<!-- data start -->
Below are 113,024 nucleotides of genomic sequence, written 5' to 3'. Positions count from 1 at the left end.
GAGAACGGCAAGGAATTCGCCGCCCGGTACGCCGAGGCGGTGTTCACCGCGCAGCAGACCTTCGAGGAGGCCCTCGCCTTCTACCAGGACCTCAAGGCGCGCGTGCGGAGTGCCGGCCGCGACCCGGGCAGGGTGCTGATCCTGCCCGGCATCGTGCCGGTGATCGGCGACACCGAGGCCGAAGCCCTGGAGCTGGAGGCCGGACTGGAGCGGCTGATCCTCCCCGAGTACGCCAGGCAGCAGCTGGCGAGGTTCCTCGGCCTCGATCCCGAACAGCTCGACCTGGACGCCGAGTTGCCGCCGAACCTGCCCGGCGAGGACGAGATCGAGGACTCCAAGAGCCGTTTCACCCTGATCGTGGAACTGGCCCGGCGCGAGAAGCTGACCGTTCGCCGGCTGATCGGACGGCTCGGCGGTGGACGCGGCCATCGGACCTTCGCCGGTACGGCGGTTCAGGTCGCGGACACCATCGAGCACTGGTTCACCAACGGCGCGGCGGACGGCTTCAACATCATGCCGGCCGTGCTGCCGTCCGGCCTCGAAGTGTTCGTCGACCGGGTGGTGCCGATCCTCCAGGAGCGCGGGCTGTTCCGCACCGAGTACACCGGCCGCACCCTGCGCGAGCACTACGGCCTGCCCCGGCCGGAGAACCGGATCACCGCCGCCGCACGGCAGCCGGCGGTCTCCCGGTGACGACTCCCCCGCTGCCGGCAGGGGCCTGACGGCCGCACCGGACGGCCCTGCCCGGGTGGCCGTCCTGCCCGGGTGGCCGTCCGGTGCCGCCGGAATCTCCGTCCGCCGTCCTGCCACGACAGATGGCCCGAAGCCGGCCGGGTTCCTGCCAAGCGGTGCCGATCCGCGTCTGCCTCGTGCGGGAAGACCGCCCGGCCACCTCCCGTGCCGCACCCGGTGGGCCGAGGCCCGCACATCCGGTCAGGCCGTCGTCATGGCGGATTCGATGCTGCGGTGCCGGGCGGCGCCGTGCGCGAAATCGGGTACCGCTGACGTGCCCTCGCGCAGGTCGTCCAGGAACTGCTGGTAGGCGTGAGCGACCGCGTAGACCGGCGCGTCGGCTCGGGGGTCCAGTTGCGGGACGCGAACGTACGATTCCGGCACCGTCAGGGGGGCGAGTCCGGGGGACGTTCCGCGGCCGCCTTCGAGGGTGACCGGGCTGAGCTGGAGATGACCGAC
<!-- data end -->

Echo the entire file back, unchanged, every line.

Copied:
Below are 113,024 nucleotides of genomic sequence, written 5' to 3'. Positions count from 1 at the left end.
GAGAACGGCAAGGAATTCGCCGCCCGGTACGCCGAGGCGGTGTTCACCGCGCAGCAGACCTTCGAGGAGGCCCTCGCCTTCTACCAGGACCTCAAGGCGCGCGTGCGGAGTGCCGGCCGCGACCCGGGCAGGGTGCTGATCCTGCCCGGCATCGTGCCGGTGATCGGCGACACCGAGGCCGAAGCCCTGGAGCTGGAGGCCGGACTGGAGCGGCTGATCCTCCCCGAGTACGCCAGGCAGCAGCTGGCGAGGTTCCTCGGCCTCGATCCCGAACAGCTCGACCTGGACGCCGAGTTGCCGCCGAACCTGCCCGGCGAGGACGAGATCGAGGACTCCAAGAGCCGTTTCACCCTGATCGTGGAACTGGCCCGGCGCGAGAAGCTGACCGTTCGCCGGCTGATCGGACGGCTCGGCGGTGGACGCGGCCATCGGACCTTCGCCGGTACGGCGGTTCAGGTCGCGGACACCATCGAGCACTGGTTCACCAACGGCGCGGCGGACGGCTTCAACATCATGCCGGCCGTGCTGCCGTCCGGCCTCGAAGTGTTCGTCGACCGGGTGGTGCCGATCCTCCAGGAGCGCGGGCTGTTCCGCACCGAGTACACCGGCCGCACCCTGCGCGAGCACTACGGCCTGCCCCGGCCGGAGAACCGGATCACCGCCGCCGCACGGCAGCCGGCGGTCTCCCGGTGACGACTCCCCCGCTGCCGGCAGGGGCCTGACGGCCGCACCGGACGGCCCTGCCCGGGTGGCCGTCCTGCCCGGGTGGCCGTCCGGTGCCGCCGGAATCTCCGTCCGCCGTCCTGCCACGACAGATGGCCCGAAGCCGGCCGGGTTCCTGCCAAGCGGTGCCGATCCGCGTCTGCCTCGTGCGGGAAGACCGCCCGGCCACCTCCCGTGCCGCACCCGGTGGGCCGAGGCCCGCACATCCGGTCAGGCCGTCGTCATGGCGGATTCGATGCTGCGGTGCCGGGCGGCGCCGTGCGCGAAATCGGGTACCGCTGACGTGCCCTCGCGCAGGTCGTCCAGGAACTGCTGGTAGGCGTGAGCGACCGCGTAGACCGGCGCGTCGGCTCGGGGGTCCAGTTGCGGGACGCGAACGTACGATTCCGGCACCGTCAGGGGGGCGAGTCCGGGGGACGTTCCGCGGCCGCCTTCGAGGGTGACCGGGCTGAGCTGGAGATGACCGAC